It seems to me that we have a form of self-harm in the 1960s that is socially-embedded, accessed by social workers, and fundamentally understood as interpersonal behaviour. It is a very ‘social’ form of self-harm. In the 1980s, the kind of self-harm that resonates is one that focuses upon individual emotional states, and the practice of self-regulation. The very idea of ‘crying for help’ is recast as negative and manipulative.

What is self-harm, and where does it come from? These are the two questions that I am trying to answer in my new, open access book A History of Self-Harm in Britain: A Genealogy of Cutting and Overdosing (2015). The question really depends upon when and where you ask. In Britain during the 1950s and 1960s, the terms ‘self-harm’ and ‘self-damage’ largely signify taking an overdose of medication. It is also called ‘attempted suicide’, ‘self-poisoning’, ‘pseudocide’ and ‘propetia’ (from the Greek for ‘rashness’). The studies from which such terminology emerged were rooted in hospital Accident and Emergency departments (A&E). At this point, the overdose is generally understood as a disordered communication – a ‘cry for help’ – and is assessed by psychiatrists attached to hospitals, alongside another particular group of professionals: psychiatric social workers (PSWs). But the idea that ‘self harm’ essentially indicates ‘overdosing as a cry for help’ changes during the 1980s. In particular, the practice of self-cutting

as a form of tension release or emotional regulation gains more prominence. Initially studies of self-cutting emerge from inpatient units in North America and Britain. Despite being called things like ‘delicate cutting’ or ‘wrist-slashing’, these studies actually document a wide range of behaviours including self-burning, skin-picking, smashing windows, and swallowing objects such as pins or dominoes. However, self-cutting is repeatedly emphasized as being archetypal in some way (this is a topic I discuss in much more detail in another paper). Despite this emphasis on self-cutting, the behaviour presenting at hospitals doesn’t really change: between 80 and 95 per cent of the cases under the label ‘self-harm’ in hospital statistics remain self-poisoning. However, there are now huge numbers of studies from psychotherapists, counselors and psychiatrists documenting ‘self-cutters’. The behavioural stereotypes inaugurated during the 1980s remain substantially intact today. ‘Self-cutting as emotional self-regulation’ is still largely presumed to be the behaviour and motivation indicated by the term ‘self-harm’. The key questions are, why…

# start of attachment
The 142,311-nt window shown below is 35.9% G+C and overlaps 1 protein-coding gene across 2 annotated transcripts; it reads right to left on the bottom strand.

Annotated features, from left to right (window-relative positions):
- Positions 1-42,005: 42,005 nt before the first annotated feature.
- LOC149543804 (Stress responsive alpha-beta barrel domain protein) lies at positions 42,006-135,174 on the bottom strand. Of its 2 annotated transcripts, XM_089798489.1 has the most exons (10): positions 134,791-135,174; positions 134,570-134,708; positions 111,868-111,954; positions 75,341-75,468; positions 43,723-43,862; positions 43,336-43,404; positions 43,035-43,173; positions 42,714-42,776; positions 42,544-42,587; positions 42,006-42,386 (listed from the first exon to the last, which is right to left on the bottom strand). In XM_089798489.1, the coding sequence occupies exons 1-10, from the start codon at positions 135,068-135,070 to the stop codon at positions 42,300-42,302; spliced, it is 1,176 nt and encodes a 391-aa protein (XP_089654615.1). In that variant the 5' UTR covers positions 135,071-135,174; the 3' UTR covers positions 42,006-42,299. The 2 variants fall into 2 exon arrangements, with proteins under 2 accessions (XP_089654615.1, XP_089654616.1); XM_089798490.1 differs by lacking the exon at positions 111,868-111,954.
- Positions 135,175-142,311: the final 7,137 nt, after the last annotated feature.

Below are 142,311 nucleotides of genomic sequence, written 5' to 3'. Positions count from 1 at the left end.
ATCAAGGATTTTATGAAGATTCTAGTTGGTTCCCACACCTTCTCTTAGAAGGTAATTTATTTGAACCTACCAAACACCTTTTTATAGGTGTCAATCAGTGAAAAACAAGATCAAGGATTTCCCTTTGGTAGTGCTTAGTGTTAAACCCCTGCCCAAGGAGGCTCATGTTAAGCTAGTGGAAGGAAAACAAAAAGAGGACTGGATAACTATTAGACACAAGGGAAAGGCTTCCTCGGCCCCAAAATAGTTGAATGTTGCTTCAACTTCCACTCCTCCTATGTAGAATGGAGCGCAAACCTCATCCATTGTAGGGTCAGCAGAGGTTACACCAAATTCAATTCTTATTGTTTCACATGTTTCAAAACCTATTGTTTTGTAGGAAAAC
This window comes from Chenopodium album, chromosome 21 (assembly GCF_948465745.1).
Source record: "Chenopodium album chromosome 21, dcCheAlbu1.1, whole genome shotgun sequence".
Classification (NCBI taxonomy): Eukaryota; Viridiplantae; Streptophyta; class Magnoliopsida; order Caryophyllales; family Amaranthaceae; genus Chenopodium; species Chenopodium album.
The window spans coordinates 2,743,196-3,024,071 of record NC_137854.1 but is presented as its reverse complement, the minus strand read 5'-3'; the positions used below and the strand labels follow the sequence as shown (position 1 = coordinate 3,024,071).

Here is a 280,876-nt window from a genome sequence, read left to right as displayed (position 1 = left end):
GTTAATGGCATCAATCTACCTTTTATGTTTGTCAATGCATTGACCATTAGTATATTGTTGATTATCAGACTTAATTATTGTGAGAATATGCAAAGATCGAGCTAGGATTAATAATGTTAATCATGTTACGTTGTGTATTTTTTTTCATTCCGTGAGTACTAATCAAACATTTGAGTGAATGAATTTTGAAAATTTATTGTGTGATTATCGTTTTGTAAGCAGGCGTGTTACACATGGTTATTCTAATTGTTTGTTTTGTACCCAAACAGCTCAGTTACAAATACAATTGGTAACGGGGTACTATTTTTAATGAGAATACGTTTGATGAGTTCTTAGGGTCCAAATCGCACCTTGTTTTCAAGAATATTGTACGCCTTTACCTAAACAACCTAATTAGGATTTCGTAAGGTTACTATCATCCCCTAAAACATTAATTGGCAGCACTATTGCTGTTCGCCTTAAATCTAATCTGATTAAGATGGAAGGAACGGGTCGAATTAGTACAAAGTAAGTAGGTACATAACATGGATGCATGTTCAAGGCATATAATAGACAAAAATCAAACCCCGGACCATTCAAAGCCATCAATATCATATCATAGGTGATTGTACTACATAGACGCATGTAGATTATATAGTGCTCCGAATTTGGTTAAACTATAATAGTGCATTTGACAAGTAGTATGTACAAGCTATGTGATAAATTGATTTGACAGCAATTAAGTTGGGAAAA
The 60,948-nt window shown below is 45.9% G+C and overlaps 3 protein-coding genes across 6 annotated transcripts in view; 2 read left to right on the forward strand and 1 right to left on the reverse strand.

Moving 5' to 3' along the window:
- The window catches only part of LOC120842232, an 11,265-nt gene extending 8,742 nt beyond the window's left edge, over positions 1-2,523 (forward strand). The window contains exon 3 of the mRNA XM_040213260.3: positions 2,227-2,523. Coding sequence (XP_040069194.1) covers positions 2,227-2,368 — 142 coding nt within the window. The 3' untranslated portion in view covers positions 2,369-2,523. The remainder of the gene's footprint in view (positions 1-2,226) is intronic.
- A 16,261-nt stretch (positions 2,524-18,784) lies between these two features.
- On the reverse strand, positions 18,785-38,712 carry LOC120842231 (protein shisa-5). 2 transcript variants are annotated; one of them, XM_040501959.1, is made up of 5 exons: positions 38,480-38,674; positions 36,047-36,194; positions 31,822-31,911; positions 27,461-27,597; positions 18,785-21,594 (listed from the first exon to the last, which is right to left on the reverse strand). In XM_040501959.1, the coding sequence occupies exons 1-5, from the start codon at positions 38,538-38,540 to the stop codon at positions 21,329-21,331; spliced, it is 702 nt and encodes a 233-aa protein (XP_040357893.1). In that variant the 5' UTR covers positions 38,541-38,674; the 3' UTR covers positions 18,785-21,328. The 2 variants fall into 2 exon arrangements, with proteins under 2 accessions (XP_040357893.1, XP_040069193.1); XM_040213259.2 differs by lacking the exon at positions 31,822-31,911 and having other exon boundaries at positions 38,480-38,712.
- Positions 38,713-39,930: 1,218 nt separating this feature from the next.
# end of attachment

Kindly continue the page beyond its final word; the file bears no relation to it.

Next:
On the one hand, the journal’s success over the last 28 years has established the human sciences as a field, and made clear its intrinsically historical basis. In the last quarter century, the long-standing neglect, on the part of historians and philosophers of science, of the human sciences in comparison with the natural sciences has given way to an investigation of their often intertwined (as well as times opposed) epistemic projects, practices and commitments. On the other hand, the porous boundary between the natural scientific approach pursued in many of the life sciences and the historical approach promoted by this journal has largely dissolved.

The central problem of the human sciences remains unresolved. Despite the new claims championed within molecular biology, evolutionary psychology, artificial intelligence and the cognitive neurosciences, one of the central organising categories of each of those disciplines – the human – has resisted definition. This resistance has a long history. When Kant asked the last of the four key philosophical questions posed in his Logic of 1800 – ‘Was ist der Mensch?’ – he likely knew that nineteenth-century theory would fail to provide a definitive answer. The category that came to define both the humanities and the human sciences in the German-speaking territories – that of Geist, the inherently un-measurable, unstable and speculative prefix to the Geisteswissenschaften – served only to produce provisional answers that would in turn only give rise to further questions. Towards the close of the nineteenth century, Wilhelm Dilthey concluded that this resistance to definition was inevitable because the human being is